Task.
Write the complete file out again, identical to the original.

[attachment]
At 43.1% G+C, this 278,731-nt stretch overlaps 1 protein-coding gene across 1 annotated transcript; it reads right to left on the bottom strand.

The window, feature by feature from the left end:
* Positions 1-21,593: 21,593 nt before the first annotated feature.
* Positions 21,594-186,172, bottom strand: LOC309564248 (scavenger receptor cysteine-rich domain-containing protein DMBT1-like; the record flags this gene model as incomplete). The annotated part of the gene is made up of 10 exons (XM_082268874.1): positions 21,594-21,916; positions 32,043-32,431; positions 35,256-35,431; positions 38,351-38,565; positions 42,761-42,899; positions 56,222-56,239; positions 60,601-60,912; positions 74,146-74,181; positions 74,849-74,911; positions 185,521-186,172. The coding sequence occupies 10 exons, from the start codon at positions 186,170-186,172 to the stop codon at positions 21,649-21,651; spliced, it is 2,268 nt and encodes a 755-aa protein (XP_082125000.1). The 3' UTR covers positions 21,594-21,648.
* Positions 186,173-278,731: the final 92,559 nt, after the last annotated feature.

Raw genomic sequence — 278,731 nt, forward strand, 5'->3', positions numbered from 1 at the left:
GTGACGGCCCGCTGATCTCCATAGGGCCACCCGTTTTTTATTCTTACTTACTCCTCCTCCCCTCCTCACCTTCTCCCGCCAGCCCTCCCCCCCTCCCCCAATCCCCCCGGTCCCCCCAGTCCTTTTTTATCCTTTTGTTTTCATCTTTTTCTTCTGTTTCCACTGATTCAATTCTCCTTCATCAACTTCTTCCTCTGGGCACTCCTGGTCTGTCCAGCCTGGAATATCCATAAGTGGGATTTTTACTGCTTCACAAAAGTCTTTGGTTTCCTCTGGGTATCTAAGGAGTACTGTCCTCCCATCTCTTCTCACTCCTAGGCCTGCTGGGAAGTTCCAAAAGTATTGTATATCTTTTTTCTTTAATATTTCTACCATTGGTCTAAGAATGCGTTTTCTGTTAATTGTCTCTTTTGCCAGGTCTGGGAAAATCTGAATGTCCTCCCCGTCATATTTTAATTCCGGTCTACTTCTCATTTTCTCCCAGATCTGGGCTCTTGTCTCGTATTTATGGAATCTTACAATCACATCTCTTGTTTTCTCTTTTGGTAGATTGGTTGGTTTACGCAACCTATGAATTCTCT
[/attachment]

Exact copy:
At 43.1% G+C, this 278,731-nt stretch overlaps 1 protein-coding gene across 1 annotated transcript; it reads right to left on the bottom strand.

The window, feature by feature from the left end:
* Positions 1-21,593: 21,593 nt before the first annotated feature.
* Positions 21,594-186,172, bottom strand: LOC309564248 (scavenger receptor cysteine-rich domain-containing protein DMBT1-like; the record flags this gene model as incomplete). The annotated part of the gene is made up of 10 exons (XM_082268874.1): positions 21,594-21,916; positions 32,043-32,431; positions 35,256-35,431; positions 38,351-38,565; positions 42,761-42,899; positions 56,222-56,239; positions 60,601-60,912; positions 74,146-74,181; positions 74,849-74,911; positions 185,521-186,172. The coding sequence occupies 10 exons, from the start codon at positions 186,170-186,172 to the stop codon at positions 21,649-21,651; spliced, it is 2,268 nt and encodes a 755-aa protein (XP_082125000.1). The 3' UTR covers positions 21,594-21,648.
* Positions 186,173-278,731: the final 92,559 nt, after the last annotated feature.

Raw genomic sequence — 278,731 nt, forward strand, 5'->3', positions numbered from 1 at the left:
GTGACGGCCCGCTGATCTCCATAGGGCCACCCGTTTTTTATTCTTACTTACTCCTCCTCCCCTCCTCACCTTCTCCCGCCAGCCCTCCCCCCCTCCCCCAATCCCCCCGGTCCCCCCAGTCCTTTTTTATCCTTTTGTTTTCATCTTTTTCTTCTGTTTCCACTGATTCAATTCTCCTTCATCAACTTCTTCCTCTGGGCACTCCTGGTCTGTCCAGCCTGGAATATCCATAAGTGGGATTTTTACTGCTTCACAAAAGTCTTTGGTTTCCTCTGGGTATCTAAGGAGTACTGTCCTCCCATCTCTTCTCACTCCTAGGCCTGCTGGGAAGTTCCAAAAGTATTGTATATCTTTTTTCTTTAATATTTCTACCATTGGTCTAAGAATGCGTTTTCTGTTAATTGTCTCTTTTGCCAGGTCTGGGAAAATCTGAATGTCCTCCCCGTCATATTTTAATTCCGGTCTACTTCTCATTTTCTCCCAGATCTGGGCTCTTGTCTCGTATTTATGGAATCTTACAATCACATCTCTTGTTTTCTCTTTTGGTAGATTGGTTGGTTTACGCAACCTATGAATTCTCT